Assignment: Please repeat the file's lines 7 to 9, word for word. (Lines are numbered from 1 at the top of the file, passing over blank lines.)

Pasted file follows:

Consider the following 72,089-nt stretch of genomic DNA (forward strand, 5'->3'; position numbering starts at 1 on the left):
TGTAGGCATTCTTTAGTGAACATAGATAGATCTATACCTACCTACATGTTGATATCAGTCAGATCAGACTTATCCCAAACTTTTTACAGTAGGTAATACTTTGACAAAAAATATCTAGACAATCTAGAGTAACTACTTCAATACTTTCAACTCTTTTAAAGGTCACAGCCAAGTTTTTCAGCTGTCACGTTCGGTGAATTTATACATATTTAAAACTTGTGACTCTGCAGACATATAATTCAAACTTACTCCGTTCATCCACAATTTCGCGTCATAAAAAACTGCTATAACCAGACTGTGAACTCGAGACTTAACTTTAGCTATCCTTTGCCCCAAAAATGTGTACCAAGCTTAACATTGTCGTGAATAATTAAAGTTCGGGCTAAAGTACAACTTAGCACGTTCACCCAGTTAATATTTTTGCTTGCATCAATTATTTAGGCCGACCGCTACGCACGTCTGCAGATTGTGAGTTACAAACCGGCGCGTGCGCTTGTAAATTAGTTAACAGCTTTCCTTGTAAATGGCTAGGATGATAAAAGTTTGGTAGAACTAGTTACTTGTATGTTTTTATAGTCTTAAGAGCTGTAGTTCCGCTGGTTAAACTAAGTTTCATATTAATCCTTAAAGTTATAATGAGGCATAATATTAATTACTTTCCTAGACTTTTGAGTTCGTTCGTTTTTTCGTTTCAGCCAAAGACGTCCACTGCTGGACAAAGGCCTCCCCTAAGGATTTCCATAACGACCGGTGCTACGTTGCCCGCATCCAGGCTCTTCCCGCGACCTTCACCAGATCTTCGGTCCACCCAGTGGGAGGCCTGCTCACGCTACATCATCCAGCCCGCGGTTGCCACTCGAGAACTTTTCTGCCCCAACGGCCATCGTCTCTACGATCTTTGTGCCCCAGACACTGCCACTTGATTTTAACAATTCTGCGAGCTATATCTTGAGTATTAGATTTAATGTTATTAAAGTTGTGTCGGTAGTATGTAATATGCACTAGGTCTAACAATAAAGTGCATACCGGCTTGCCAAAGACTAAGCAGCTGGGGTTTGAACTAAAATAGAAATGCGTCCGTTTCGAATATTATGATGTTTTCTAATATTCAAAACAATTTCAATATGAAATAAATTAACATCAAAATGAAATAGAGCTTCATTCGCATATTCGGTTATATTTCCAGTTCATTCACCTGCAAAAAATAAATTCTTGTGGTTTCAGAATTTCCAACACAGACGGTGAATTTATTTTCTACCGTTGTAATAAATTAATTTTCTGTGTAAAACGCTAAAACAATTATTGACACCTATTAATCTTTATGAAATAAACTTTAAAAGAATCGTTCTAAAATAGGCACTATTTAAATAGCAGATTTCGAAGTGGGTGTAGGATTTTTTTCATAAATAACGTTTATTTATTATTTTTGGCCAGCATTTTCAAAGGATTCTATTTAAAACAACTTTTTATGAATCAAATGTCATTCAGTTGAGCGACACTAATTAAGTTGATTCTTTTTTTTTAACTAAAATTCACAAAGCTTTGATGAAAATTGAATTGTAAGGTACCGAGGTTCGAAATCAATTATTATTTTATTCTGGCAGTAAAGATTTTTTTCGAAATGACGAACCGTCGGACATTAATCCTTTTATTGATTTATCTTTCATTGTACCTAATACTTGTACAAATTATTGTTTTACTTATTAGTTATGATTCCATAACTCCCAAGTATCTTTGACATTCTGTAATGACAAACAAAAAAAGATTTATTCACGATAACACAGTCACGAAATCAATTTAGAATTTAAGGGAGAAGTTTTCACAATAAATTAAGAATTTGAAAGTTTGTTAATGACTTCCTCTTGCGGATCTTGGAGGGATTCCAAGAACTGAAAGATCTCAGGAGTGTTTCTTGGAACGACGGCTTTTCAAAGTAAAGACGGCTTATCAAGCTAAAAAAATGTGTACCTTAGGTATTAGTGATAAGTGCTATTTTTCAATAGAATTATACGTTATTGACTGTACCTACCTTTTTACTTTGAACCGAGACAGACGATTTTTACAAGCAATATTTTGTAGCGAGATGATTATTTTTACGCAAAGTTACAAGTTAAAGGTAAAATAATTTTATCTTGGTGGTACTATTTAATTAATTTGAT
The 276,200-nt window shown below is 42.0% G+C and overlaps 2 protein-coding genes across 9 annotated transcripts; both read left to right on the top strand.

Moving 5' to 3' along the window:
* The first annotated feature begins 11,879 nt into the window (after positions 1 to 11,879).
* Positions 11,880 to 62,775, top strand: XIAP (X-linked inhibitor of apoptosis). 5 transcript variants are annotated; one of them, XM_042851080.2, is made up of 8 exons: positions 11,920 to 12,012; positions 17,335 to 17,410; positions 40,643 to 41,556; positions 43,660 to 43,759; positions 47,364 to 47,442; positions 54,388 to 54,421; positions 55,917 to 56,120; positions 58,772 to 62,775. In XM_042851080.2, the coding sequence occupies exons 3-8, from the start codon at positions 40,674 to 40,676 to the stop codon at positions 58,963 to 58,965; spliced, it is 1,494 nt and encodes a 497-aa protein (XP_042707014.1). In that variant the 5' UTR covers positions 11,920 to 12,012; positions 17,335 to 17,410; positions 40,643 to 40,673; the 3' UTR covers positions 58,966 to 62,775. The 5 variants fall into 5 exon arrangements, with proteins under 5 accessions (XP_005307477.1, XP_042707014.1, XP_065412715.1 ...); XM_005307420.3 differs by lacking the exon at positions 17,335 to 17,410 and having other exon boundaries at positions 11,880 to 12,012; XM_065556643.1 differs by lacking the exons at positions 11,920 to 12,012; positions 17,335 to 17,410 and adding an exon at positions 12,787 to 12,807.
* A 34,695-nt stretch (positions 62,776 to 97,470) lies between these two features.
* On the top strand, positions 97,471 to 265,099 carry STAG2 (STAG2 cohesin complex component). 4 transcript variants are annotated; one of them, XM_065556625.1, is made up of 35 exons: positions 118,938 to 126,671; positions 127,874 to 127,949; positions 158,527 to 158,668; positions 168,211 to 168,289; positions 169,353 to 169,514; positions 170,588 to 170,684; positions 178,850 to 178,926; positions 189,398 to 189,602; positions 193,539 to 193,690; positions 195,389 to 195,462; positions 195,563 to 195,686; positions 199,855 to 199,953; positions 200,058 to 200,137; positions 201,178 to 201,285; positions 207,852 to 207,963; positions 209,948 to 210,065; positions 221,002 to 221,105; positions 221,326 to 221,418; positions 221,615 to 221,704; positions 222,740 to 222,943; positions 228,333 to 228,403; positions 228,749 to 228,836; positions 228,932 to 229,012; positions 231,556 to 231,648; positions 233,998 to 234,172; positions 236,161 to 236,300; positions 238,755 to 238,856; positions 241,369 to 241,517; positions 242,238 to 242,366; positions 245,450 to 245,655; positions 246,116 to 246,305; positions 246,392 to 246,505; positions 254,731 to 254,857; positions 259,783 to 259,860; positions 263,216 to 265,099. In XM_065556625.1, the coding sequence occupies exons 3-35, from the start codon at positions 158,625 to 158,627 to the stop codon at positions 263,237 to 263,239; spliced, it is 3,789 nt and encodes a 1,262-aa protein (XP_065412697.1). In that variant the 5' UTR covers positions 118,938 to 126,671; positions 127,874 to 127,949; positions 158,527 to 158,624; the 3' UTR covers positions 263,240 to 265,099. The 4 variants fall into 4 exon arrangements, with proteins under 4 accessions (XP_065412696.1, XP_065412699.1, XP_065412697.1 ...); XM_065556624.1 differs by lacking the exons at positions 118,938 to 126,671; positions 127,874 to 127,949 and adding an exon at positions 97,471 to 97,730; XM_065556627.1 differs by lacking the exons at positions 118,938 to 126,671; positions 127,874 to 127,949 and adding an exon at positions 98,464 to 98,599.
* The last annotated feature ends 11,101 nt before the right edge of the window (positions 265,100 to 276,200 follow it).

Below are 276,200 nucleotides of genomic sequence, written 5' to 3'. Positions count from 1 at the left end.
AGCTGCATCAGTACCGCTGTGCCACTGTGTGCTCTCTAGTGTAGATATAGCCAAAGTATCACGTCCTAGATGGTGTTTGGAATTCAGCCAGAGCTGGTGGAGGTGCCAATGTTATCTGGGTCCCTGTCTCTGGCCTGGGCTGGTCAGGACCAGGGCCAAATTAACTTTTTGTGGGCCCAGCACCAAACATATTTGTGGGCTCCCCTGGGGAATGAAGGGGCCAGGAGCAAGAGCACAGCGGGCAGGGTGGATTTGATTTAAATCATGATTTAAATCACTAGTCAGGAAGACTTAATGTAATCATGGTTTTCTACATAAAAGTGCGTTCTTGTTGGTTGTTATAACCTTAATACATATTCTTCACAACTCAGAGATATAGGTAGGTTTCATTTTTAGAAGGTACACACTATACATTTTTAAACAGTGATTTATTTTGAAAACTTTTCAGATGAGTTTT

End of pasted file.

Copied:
* A 34,695-nt stretch (positions 62,776 to 97,470) lies between these two features.
* On the top strand, positions 97,471 to 265,099 carry STAG2 (STAG2 cohesin complex component). 4 transcript variants are annotated; one of them, XM_065556625.1, is made up of 35 exons: positions 118,938 to 126,671; positions 127,874 to 127,949; positions 158,527 to 158,668; positions 168,211 to 168,289; positions 169,353 to 169,514; positions 170,588 to 170,684; positions 178,850 to 178,926; positions 189,398 to 189,602; positions 193,539 to 193,690; positions 195,389 to 195,462; positions 195,563 to 195,686; positions 199,855 to 199,953; positions 200,058 to 200,137; positions 201,178 to 201,285; positions 207,852 to 207,963; positions 209,948 to 210,065; positions 221,002 to 221,105; positions 221,326 to 221,418; positions 221,615 to 221,704; positions 222,740 to 222,943; positions 228,333 to 228,403; positions 228,749 to 228,836; positions 228,932 to 229,012; positions 231,556 to 231,648; positions 233,998 to 234,172; positions 236,161 to 236,300; positions 238,755 to 238,856; positions 241,369 to 241,517; positions 242,238 to 242,366; positions 245,450 to 245,655; positions 246,116 to 246,305; positions 246,392 to 246,505; positions 254,731 to 254,857; positions 259,783 to 259,860; positions 263,216 to 265,099. In XM_065556625.1, the coding sequence occupies exons 3-35, from the start codon at positions 158,625 to 158,627 to the stop codon at positions 263,237 to 263,239; spliced, it is 3,789 nt and encodes a 1,262-aa protein (XP_065412697.1). In that variant the 5' UTR covers positions 118,938 to 126,671; positions 127,874 to 127,949; positions 158,527 to 158,624; the 3' UTR covers positions 263,240 to 265,099. The 4 variants fall into 4 exon arrangements, with proteins under 4 accessions (XP_065412696.1, XP_065412699.1, XP_065412697.1 ...); XM_065556624.1 differs by lacking the exons at positions 118,938 to 126,671; positions 127,874 to 127,949 and adding an exon at positions 97,471 to 97,730; XM_065556627.1 differs by lacking the exons at positions 118,938 to 126,671; positions 127,874 to 127,949 and adding an exon at positions 98,464 to 98,599.
* The last annotated feature ends 11,101 nt before the right edge of the window (positions 265,100 to 276,200 follow it).